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Environmental Justice Australia

  • Project: River Laws Program
  • Amount: $90,000 over two years
  • Year(s) Funded: 2019

Strengthening community voices in the governance of rivers and waterways

Water and waterways are key public assets for environmental, social and cultural reasons but they have been historically degraded and neglected. Environmental Justice Australia is working with community organisations to identify and implement legal and policy solutions that lift standards for waterway management, build capacity, and facilitate urban waterway community networks through practical support.

Kororoit Creek, restored by community groups over two decades. Credit: Colleen Miller

“EJA is collaborating with community groups for a new generation of ‘river laws’. Our work in this area aims to use the law not only to change how we manage and govern rivers but change how we relate to rivers and shift the stories law has to tell about waterways. Indigenous communities have done this since time immemorial. Now the rest of us need ways of treating waterways as living entities. The law can be part of that process.” Bruce Lindsay, lawyer, Environmental Justice Australia.

Actions and planning for Victoria’s waterways, including the outcome of the Yarra Strategic Plan, aim to be ambitious, robust and transformative. This project builds on several years’ work responding to the needs of communities for protection and restoration of waterways through improved governance and higher legislative standards (see Waterways of the West case study).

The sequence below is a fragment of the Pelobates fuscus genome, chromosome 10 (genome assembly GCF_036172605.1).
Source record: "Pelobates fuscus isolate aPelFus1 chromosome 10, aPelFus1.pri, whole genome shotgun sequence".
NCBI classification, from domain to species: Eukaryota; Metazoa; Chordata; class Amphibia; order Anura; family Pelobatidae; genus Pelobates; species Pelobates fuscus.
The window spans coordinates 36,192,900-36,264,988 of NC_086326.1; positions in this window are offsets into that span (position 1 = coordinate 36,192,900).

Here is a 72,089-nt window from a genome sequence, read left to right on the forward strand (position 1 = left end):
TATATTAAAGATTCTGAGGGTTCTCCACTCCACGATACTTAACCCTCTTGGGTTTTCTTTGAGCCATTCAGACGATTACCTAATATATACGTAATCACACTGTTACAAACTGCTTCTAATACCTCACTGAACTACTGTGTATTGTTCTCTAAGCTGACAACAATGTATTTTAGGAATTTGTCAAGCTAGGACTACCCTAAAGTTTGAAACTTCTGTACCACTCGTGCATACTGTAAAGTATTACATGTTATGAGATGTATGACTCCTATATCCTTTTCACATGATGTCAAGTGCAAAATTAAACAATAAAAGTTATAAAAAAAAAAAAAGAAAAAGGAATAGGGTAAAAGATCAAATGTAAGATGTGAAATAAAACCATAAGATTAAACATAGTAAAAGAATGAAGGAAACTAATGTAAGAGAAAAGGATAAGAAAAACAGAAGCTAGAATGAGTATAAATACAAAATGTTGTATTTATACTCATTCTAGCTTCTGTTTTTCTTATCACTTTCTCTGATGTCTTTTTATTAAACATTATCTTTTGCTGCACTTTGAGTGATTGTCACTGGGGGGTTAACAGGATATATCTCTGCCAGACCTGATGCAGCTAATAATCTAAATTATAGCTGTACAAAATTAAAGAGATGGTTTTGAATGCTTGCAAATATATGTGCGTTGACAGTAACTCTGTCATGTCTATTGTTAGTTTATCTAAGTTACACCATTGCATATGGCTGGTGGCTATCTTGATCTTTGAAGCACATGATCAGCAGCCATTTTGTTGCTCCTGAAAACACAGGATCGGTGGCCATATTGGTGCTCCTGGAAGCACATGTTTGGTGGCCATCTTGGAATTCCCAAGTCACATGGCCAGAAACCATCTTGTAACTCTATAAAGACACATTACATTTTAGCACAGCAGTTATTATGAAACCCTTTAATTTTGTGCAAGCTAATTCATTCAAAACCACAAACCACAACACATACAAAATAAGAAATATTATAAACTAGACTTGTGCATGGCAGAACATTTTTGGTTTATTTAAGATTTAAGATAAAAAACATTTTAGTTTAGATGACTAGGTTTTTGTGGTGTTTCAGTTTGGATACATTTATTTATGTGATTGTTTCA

• In a model based on sucessful past experience, the project will be delivered by a lawyer with relevant experience and a community organiser who will lead in the development of community engagement and network opportunities.
  • The project consolidates and extends a range of legal, policy and organisational tools adapted for protection and restoration of urban waterways. These tools strengthen community voices in the governance of rivers and waterways.
  • EJA will support a network of community-based water ‘protector’ organisations through skill-sharing, capacity building, collaboration and active participation by and with those communities including:
    • support to engage and lead policy and law reform processes for protection of Melbourne’s west;
    • engage in preparation of the Yarra Strategic Plan, the key legislative instrument for protection and restoration Melbourne’s iconic river;
    • brief relevant councils and government agencies, exchange views and ideas;
    • participate strategically in policy and law reform opportunities with community partners for land use planning and environmental protection outcomes, including systemic and individual (case by case) opportunities;
    • progress opportunities to work with communities on the Barwon River and the Gippsland Lakes for waterway reform through the ‘participatory design’ method.
  • EJA’s work on Waterways of the West has been influential on outcomes including recommendations for greater waterway protections, in particular their work on the Barwon River System.  The Action Plan from the Victorian State Government is due for release in September 2020.